The Government’s 2035 policy paper makes no attempt to guess peak demand and makes no mention of intermittency. At best, there is a vague reference to long-term storage technologies “in the early stages of development that may prove to be game-changing”. What are these technologies? How will we roll out thousands of gigawatt hours’ worth of them within 12 years? Like a spurned suitor, the reader is kept guessing. 

No one had even a vague picture of the scale of the problem

Last year’s British Energy Security Strategy claims, “we can only secure a big enough baseload of reliable power for our island by drawing on nuclear, yet concedes we will only be able to build “up to 24GW by 2050”. No attempt to explore the implications of these two statements is offered. 

The House of Commons’ Climate Audit Committee’s report on energy security is even more negligent, arguing that the UK’s energy security needs can be met by wind and containing not one section addressing intermittency. Indeed, the three uses of the term in the report suggest the authors don’t understand what it means. 

Some policy papers talk up the ability of gas generators to stay running by employing carbon capture storage (CCS) to extract the CO2 they produce. This technology is not in large-scale use anywhere on earth, with good reason. In 2021, the UK’s gas-based power stations released 59.6 million metric tonnes of CO2 — equivalent to 156 per cent the volume of oil we extracted from the North Sea. The CCS solution would require us to create the infrastructure to collect that gas, compress it, transport it to the equivalent of an offshore oil rig, and pump it underground. As you consider the practicalities and costs of creating this “reverse-North Sea Oil” infrastructure, bear in mind that we would have to double our installed gas generation to account for both growing demand and the fact that CCS power stations burn 10-15 per cent more gas to produce the same output. I can find no evidence that the Government is about to embark the nation on this bold adventure any time soon. 

This all raises the question: how has no one noticed the impending cliff edge?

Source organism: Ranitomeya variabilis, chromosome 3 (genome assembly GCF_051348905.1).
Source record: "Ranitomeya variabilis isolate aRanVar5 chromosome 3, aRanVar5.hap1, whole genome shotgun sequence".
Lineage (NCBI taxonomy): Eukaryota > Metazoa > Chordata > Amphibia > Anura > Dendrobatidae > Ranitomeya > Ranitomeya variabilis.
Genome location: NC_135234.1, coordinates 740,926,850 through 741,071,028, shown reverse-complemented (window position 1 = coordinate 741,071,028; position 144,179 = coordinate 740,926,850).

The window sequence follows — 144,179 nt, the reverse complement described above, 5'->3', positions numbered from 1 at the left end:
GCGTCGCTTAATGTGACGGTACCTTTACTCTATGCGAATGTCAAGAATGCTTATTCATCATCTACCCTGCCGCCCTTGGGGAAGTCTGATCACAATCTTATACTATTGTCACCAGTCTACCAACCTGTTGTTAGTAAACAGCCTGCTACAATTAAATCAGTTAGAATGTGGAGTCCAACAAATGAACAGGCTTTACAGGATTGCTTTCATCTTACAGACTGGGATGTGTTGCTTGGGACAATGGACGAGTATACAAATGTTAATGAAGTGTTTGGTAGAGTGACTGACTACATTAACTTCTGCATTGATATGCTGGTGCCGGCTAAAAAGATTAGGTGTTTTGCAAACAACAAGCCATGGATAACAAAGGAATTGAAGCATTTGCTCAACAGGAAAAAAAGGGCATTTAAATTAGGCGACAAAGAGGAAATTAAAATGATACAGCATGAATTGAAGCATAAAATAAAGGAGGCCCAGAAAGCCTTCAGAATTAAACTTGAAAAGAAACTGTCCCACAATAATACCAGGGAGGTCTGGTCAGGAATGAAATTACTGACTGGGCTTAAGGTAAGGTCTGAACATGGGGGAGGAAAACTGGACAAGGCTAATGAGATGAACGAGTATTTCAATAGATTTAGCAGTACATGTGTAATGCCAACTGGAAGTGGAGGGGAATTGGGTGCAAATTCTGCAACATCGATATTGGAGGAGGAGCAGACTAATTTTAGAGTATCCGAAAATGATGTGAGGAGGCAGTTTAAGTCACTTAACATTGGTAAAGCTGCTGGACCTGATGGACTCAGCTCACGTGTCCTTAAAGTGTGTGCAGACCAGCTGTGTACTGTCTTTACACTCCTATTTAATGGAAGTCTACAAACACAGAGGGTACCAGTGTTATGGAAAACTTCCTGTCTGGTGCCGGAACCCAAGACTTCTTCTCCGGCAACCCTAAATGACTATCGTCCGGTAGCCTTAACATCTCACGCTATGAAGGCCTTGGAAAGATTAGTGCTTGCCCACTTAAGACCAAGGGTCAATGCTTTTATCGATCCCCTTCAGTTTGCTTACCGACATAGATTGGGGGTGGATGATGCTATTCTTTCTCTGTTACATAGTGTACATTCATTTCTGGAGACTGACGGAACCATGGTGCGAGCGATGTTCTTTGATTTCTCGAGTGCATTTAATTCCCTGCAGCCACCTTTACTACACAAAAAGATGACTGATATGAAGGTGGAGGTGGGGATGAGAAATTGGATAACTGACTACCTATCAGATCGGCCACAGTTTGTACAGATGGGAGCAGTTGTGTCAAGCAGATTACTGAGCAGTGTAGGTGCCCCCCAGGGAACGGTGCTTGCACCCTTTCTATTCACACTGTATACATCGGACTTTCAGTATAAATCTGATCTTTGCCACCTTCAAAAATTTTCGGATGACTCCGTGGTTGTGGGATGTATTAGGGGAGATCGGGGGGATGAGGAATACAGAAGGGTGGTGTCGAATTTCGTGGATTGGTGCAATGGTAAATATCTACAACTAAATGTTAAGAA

In fact, people have. In 2017, Professor Dieter Helm was invited to conduct an independent Cost of Energy Review for the Government. His report pointed out the failure to back up renewables and estimated that the grid would have already suffered catastrophic failure by the mid-2010s if the Recession hadn’t suppressed long-term economic growth. For his troubles, he was attacked by the Government-sponsored Committee on Climate Change (CCC) and ignored by politicians. A valiant attempt by the Institution of Mechanical Engineers to raise the alarm met a similar fate. 

Two weeks ago, when I had the opportunity to question the All-Party Parliamentary Group for the Environment on the shortfall, I was met by a failure to understand the difference between annual and peak demand. No one had even a vague picture of the scale of the problem or what needed to be built. Chris Skidmore MP — author of the recent Net Zero Review — appeared confused by the line of questioning and repeated his demand for faster cuts to fossil fuels. 

The sad fact is that most MPs are not trained engineers — in fact, half of them can’t wrap their heads around basic probability. To expect them to keep track of the 22 organisations responsible for energy policy is expecting too much. The more complex the bureaucracy, the more politicians rely on the assurances of appointed experts.

Civil servants react to inconvenient hurdles by fudging figures

Herein lies the problem — as I have previously covered, civil servants are under a statutory obligation to plan as if they can meet Carbon Budgets. They react to inconvenient hurdles by fudging figures. The CCC, on which the Government relies for projections, is a climate activist-staffed organisation that has been caught lying

For their part, businesses are following government incentives. Parliament is swarming with lobbyists eager to offer MPs pitches on their latest green project and lap up subsidies. Held hostage to politics by North Sea permitting and windfall taxes, big oil producers are eager to proclaim their willingness to take part in improbable schemes in order to build political capital and cash in on public money. Some even sponsor parliamentary groups to get a foot in the door. 

Together, these factors create an ecosystem in which people with no understanding of energy policy are encouraged to overhaul the foundations of our society on the advice of liars. 

How do we break the death spiral?

This winter, I was hopeful that National Grid’s blackout warning would shake politicians awake. I was wrong. It now seems only the real deal will do, and recent events suggest this reckoning may not be far away. In December, a surging demand from heat pumps almost knocked out the entire eastern portion of the US national grid. Disaster was only avoided by quick-thinking local controllers ordering rolling blackouts in the Carolinas.

The UK is in rougher shape. Last summer, London narrowly avoided a blackout thanks to an emergency diversion of power from Belgium nuclear plants. These plants have since shut down. “Low frequency events” — indicating an inadequate electricity supply — used to happen once a month; they now happen virtually every day

Grid failure, combined with the rocketing energy prices, must eventually force a political reckoning. When that happens, we will need to have a sober conversation about how it came to be that our political class chose to gamble the future of our country on the weather. If not, we may find ourselves in the same shoes as our imagined engineer: huddling in a coat in his dark home and clutching at a vaguely remembered Bible verse from his childhood: “thou shalt not tempt the Lord.”